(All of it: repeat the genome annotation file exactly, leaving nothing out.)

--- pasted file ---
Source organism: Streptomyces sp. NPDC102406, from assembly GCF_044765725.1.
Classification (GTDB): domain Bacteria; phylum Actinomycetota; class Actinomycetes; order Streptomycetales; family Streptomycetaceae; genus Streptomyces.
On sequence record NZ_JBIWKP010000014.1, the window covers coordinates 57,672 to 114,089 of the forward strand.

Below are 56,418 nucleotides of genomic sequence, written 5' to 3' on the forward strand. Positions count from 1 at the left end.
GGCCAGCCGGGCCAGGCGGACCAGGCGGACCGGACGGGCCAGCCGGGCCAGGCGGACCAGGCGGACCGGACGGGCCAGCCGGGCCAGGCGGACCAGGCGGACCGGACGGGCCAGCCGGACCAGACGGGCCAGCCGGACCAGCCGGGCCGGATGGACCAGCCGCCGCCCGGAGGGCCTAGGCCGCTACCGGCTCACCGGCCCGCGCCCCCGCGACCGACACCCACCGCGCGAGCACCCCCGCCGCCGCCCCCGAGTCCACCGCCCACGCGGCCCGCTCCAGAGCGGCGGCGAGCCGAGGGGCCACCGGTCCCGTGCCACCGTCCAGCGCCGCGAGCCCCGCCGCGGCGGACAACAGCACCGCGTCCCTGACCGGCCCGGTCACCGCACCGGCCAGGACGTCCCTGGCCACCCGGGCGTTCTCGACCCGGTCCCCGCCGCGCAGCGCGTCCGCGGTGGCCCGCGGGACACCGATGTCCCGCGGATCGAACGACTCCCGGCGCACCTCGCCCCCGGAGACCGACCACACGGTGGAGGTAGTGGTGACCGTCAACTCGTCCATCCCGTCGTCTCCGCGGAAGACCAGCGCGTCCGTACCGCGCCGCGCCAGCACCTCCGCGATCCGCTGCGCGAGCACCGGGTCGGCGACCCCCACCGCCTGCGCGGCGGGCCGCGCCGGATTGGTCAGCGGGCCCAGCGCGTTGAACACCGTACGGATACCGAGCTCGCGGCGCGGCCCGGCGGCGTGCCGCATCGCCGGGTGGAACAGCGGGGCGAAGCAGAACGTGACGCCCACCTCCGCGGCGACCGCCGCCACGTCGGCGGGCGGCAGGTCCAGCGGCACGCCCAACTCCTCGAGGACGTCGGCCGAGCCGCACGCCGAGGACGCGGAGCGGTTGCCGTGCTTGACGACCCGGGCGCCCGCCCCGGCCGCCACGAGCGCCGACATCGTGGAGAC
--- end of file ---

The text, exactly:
Source organism: Streptomyces sp. NPDC102406, from assembly GCF_044765725.1.
Classification (GTDB): domain Bacteria; phylum Actinomycetota; class Actinomycetes; order Streptomycetales; family Streptomycetaceae; genus Streptomyces.
On sequence record NZ_JBIWKP010000014.1, the window covers coordinates 57,672 to 114,089 of the forward strand.

Below are 56,418 nucleotides of genomic sequence, written 5' to 3' on the forward strand. Positions count from 1 at the left end.
GGCCAGCCGGGCCAGGCGGACCAGGCGGACCGGACGGGCCAGCCGGGCCAGGCGGACCAGGCGGACCGGACGGGCCAGCCGGGCCAGGCGGACCAGGCGGACCGGACGGGCCAGCCGGACCAGACGGGCCAGCCGGACCAGCCGGGCCGGATGGACCAGCCGCCGCCCGGAGGGCCTAGGCCGCTACCGGCTCACCGGCCCGCGCCCCCGCGACCGACACCCACCGCGCGAGCACCCCCGCCGCCGCCCCCGAGTCCACCGCCCACGCGGCCCGCTCCAGAGCGGCGGCGAGCCGAGGGGCCACCGGTCCCGTGCCACCGTCCAGCGCCGCGAGCCCCGCCGCGGCGGACAACAGCACCGCGTCCCTGACCGGCCCGGTCACCGCACCGGCCAGGACGTCCCTGGCCACCCGGGCGTTCTCGACCCGGTCCCCGCCGCGCAGCGCGTCCGCGGTGGCCCGCGGGACACCGATGTCCCGCGGATCGAACGACTCCCGGCGCACCTCGCCCCCGGAGACCGACCACACGGTGGAGGTAGTGGTGACCGTCAACTCGTCCATCCCGTCGTCTCCGCGGAAGACCAGCGCGTCCGTACCGCGCCGCGCCAGCACCTCCGCGATCCGCTGCGCGAGCACCGGGTCGGCGACCCCCACCGCCTGCGCGGCGGGCCGCGCCGGATTGGTCAGCGGGCCCAGCGCGTTGAACACCGTACGGATACCGAGCTCGCGGCGCGGCCCGGCGGCGTGCCGCATCGCCGGGTGGAACAGCGGGGCGAAGCAGAACGTGACGCCCACCTCCGCGGCGACCGCCGCCACGTCGGCGGGCGGCAGGTCCAGCGGCACGCCCAACTCCTCGAGGACGTCGGCCGAGCCGCACGCCGAGGACGCGGAGCGGTTGCCGTGCTTGACGACCCGGGCGCCCGCCCCGGCCGCCACGAGCGCCGACATCGTGGAGAC